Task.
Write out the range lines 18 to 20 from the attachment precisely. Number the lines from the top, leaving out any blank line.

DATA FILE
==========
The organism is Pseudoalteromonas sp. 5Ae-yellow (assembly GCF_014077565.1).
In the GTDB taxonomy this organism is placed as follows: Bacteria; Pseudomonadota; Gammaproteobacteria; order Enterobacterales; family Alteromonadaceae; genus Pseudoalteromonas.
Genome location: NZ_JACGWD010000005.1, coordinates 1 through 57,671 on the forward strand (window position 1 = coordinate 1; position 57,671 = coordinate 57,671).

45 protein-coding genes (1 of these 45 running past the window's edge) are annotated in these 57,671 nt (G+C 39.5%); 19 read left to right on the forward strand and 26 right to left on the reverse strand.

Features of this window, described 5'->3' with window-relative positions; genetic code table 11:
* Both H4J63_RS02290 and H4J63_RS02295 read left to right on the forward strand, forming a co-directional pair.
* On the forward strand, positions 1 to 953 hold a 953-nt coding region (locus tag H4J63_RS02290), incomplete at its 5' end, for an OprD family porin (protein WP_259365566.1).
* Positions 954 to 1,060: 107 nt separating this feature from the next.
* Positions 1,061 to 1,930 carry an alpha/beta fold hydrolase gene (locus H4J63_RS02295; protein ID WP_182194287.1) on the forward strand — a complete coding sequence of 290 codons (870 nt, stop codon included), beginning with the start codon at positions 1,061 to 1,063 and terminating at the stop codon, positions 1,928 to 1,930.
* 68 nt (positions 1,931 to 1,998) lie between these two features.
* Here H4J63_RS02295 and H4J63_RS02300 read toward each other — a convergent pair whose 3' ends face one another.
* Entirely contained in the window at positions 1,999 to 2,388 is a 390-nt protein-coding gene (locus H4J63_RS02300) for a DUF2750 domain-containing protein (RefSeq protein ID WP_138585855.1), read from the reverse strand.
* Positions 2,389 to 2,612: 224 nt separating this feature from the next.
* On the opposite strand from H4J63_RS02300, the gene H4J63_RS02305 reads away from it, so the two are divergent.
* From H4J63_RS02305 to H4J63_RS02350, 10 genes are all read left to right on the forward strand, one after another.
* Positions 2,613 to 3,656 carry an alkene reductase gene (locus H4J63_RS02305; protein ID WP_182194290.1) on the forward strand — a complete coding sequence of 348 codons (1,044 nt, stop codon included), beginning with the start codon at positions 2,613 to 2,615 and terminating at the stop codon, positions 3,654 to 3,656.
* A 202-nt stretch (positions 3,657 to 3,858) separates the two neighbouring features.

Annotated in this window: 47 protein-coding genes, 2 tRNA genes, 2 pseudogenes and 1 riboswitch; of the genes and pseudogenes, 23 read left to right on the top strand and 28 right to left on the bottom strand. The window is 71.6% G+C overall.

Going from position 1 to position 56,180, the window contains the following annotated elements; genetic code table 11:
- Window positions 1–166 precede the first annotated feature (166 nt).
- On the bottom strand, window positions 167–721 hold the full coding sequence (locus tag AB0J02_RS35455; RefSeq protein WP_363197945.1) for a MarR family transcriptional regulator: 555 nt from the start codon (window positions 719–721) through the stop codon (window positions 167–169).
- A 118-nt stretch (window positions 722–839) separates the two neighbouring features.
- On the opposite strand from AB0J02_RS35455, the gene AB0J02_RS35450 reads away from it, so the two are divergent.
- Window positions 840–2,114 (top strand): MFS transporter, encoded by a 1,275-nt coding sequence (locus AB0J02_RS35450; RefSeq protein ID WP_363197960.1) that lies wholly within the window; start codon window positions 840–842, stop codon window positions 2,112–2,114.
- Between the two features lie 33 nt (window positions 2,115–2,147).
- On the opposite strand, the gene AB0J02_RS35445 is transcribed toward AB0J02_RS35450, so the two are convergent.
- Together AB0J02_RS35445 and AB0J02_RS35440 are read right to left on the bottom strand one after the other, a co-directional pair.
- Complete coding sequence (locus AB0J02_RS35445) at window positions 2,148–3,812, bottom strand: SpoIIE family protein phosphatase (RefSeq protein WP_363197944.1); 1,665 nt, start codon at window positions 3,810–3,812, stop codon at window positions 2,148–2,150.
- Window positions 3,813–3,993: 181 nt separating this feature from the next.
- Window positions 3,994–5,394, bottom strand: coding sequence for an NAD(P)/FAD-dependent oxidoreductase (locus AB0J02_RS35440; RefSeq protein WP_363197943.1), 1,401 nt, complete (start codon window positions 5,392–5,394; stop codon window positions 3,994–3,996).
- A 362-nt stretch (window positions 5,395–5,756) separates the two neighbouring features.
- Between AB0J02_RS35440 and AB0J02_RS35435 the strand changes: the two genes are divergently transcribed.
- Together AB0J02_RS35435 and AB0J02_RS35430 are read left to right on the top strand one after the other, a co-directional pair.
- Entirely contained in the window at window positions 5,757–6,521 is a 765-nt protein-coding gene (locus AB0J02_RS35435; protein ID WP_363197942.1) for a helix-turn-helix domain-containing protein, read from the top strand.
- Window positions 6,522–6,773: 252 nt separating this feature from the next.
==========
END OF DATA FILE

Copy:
Annotated in this window: 47 protein-coding genes, 2 tRNA genes, 2 pseudogenes and 1 riboswitch; of the genes and pseudogenes, 23 read left to right on the top strand and 28 right to left on the bottom strand. The window is 71.6% G+C overall.

Going from position 1 to position 56,180, the window contains the following annotated elements; genetic code table 11:
- Window positions 1–166 precede the first annotated feature (166 nt).